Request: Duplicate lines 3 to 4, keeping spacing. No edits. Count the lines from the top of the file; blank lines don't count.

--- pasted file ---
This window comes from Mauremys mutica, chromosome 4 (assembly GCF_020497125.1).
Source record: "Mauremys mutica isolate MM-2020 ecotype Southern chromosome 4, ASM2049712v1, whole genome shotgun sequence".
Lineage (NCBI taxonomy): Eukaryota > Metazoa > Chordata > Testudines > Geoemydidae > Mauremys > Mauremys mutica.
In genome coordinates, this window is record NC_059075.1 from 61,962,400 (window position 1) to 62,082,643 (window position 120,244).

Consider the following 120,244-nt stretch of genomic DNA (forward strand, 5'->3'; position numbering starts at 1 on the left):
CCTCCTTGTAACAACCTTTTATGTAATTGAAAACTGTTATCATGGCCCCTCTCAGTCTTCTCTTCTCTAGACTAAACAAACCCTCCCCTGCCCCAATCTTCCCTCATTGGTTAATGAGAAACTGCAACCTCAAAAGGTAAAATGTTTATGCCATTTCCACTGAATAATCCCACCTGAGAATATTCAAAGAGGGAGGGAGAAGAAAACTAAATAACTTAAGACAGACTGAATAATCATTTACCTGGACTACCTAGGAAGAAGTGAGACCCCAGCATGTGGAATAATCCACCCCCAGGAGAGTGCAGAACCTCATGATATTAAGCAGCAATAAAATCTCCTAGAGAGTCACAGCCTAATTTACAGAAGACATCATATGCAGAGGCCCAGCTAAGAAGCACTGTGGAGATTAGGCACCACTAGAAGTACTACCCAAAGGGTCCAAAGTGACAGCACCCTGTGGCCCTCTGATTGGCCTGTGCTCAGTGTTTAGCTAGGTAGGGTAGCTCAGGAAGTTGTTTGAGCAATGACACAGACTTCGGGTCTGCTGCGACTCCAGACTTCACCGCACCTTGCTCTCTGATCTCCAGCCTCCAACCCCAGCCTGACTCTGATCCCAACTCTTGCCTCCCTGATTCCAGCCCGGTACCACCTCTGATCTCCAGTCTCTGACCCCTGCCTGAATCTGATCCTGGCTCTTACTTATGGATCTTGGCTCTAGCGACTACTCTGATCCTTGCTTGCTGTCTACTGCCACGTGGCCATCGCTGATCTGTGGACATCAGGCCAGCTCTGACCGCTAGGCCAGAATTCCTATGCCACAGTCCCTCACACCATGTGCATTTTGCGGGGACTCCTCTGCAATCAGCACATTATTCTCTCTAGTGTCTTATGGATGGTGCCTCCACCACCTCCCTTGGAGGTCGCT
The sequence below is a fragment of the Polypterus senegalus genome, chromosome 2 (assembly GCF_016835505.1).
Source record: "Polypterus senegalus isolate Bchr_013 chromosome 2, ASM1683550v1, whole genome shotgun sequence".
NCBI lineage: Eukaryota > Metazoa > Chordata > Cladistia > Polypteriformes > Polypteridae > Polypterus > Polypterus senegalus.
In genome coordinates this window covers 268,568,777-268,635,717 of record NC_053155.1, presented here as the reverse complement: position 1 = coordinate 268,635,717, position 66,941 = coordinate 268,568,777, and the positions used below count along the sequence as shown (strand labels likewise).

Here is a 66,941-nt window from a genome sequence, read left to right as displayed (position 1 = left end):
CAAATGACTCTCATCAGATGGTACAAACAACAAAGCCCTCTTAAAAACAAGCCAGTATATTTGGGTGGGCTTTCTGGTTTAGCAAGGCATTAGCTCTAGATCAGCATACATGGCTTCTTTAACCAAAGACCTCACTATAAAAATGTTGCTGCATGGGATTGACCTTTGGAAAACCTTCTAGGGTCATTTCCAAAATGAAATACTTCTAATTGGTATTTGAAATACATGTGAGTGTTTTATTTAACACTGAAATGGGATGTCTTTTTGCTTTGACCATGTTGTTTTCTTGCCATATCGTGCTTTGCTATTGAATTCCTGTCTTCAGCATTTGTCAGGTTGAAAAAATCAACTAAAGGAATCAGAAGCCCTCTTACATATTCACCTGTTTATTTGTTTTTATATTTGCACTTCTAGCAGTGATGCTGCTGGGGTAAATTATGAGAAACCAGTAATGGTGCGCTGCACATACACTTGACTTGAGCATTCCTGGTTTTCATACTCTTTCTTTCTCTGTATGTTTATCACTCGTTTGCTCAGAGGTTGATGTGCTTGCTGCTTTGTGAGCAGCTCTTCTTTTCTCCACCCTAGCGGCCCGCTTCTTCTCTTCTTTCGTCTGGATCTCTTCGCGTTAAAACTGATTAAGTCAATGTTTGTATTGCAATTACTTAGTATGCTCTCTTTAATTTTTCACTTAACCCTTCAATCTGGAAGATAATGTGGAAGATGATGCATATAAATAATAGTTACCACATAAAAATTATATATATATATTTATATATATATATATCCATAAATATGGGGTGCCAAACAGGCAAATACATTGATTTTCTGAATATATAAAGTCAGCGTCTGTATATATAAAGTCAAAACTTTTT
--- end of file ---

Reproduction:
Lineage (NCBI taxonomy): Eukaryota > Metazoa > Chordata > Testudines > Geoemydidae > Mauremys > Mauremys mutica.
In genome coordinates, this window is record NC_059075.1 from 61,962,400 (window position 1) to 62,082,643 (window position 120,244).